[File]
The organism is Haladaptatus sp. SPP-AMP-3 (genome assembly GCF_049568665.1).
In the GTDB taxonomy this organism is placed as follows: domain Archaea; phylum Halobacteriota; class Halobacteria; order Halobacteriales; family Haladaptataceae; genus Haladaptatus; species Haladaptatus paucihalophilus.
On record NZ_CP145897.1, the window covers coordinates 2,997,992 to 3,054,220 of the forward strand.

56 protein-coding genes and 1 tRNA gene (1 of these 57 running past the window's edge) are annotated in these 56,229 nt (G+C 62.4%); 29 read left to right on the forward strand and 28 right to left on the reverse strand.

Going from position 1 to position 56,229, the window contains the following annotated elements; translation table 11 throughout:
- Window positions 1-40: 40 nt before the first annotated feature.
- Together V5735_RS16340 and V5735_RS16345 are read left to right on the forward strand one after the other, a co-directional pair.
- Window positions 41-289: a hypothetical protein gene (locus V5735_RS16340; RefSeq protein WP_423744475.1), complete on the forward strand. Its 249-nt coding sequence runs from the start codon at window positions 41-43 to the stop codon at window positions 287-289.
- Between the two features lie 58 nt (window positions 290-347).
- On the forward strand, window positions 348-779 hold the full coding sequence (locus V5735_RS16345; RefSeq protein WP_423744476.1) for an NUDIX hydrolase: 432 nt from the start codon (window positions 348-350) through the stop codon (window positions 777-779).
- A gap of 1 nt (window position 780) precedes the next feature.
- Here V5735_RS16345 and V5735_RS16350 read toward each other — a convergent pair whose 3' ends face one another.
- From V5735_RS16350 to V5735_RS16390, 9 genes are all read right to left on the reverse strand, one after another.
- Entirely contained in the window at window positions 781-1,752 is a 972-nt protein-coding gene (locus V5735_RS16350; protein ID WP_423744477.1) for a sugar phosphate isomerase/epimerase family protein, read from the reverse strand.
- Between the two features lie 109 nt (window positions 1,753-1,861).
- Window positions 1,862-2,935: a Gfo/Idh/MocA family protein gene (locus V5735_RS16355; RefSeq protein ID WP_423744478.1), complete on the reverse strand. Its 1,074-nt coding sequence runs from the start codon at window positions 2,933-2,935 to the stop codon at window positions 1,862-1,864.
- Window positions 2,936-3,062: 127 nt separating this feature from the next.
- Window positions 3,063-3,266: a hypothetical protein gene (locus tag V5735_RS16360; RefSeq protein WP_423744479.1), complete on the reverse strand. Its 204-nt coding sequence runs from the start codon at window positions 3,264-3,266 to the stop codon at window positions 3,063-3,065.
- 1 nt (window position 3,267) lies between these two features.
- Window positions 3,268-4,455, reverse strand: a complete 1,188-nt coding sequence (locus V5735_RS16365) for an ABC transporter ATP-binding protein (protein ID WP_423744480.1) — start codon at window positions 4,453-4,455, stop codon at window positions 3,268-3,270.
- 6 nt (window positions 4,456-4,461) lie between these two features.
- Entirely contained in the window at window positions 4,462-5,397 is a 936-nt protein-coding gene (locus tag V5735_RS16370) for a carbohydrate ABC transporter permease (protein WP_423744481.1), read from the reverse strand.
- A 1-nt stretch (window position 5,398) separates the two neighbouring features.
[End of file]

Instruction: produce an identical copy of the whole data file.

The organism is Haladaptatus sp. SPP-AMP-3 (genome assembly GCF_049568665.1).
In the GTDB taxonomy this organism is placed as follows: domain Archaea; phylum Halobacteriota; class Halobacteria; order Halobacteriales; family Haladaptataceae; genus Haladaptatus; species Haladaptatus paucihalophilus.
On record NZ_CP145897.1, the window covers coordinates 2,997,992 to 3,054,220 of the forward strand.

56 protein-coding genes and 1 tRNA gene (1 of these 57 running past the window's edge) are annotated in these 56,229 nt (G+C 62.4%); 29 read left to right on the forward strand and 28 right to left on the reverse strand.

Going from position 1 to position 56,229, the window contains the following annotated elements; translation table 11 throughout:
- Window positions 1-40: 40 nt before the first annotated feature.
- Together V5735_RS16340 and V5735_RS16345 are read left to right on the forward strand one after the other, a co-directional pair.
- Window positions 41-289: a hypothetical protein gene (locus V5735_RS16340; RefSeq protein WP_423744475.1), complete on the forward strand. Its 249-nt coding sequence runs from the start codon at window positions 41-43 to the stop codon at window positions 287-289.
- Between the two features lie 58 nt (window positions 290-347).
- On the forward strand, window positions 348-779 hold the full coding sequence (locus V5735_RS16345; RefSeq protein WP_423744476.1) for an NUDIX hydrolase: 432 nt from the start codon (window positions 348-350) through the stop codon (window positions 777-779).
- A gap of 1 nt (window position 780) precedes the next feature.
- Here V5735_RS16345 and V5735_RS16350 read toward each other — a convergent pair whose 3' ends face one another.
- From V5735_RS16350 to V5735_RS16390, 9 genes are all read right to left on the reverse strand, one after another.
- Entirely contained in the window at window positions 781-1,752 is a 972-nt protein-coding gene (locus V5735_RS16350; protein ID WP_423744477.1) for a sugar phosphate isomerase/epimerase family protein, read from the reverse strand.
- Between the two features lie 109 nt (window positions 1,753-1,861).
- Window positions 1,862-2,935: a Gfo/Idh/MocA family protein gene (locus V5735_RS16355; RefSeq protein ID WP_423744478.1), complete on the reverse strand. Its 1,074-nt coding sequence runs from the start codon at window positions 2,933-2,935 to the stop codon at window positions 1,862-1,864.
- Window positions 2,936-3,062: 127 nt separating this feature from the next.
- Window positions 3,063-3,266: a hypothetical protein gene (locus tag V5735_RS16360; RefSeq protein WP_423744479.1), complete on the reverse strand. Its 204-nt coding sequence runs from the start codon at window positions 3,264-3,266 to the stop codon at window positions 3,063-3,065.
- 1 nt (window position 3,267) lies between these two features.
- Window positions 3,268-4,455, reverse strand: a complete 1,188-nt coding sequence (locus V5735_RS16365) for an ABC transporter ATP-binding protein (protein ID WP_423744480.1) — start codon at window positions 4,453-4,455, stop codon at window positions 3,268-3,270.
- 6 nt (window positions 4,456-4,461) lie between these two features.
- Entirely contained in the window at window positions 4,462-5,397 is a 936-nt protein-coding gene (locus tag V5735_RS16370) for a carbohydrate ABC transporter permease (protein WP_423744481.1), read from the reverse strand.
- A 1-nt stretch (window position 5,398) separates the two neighbouring features.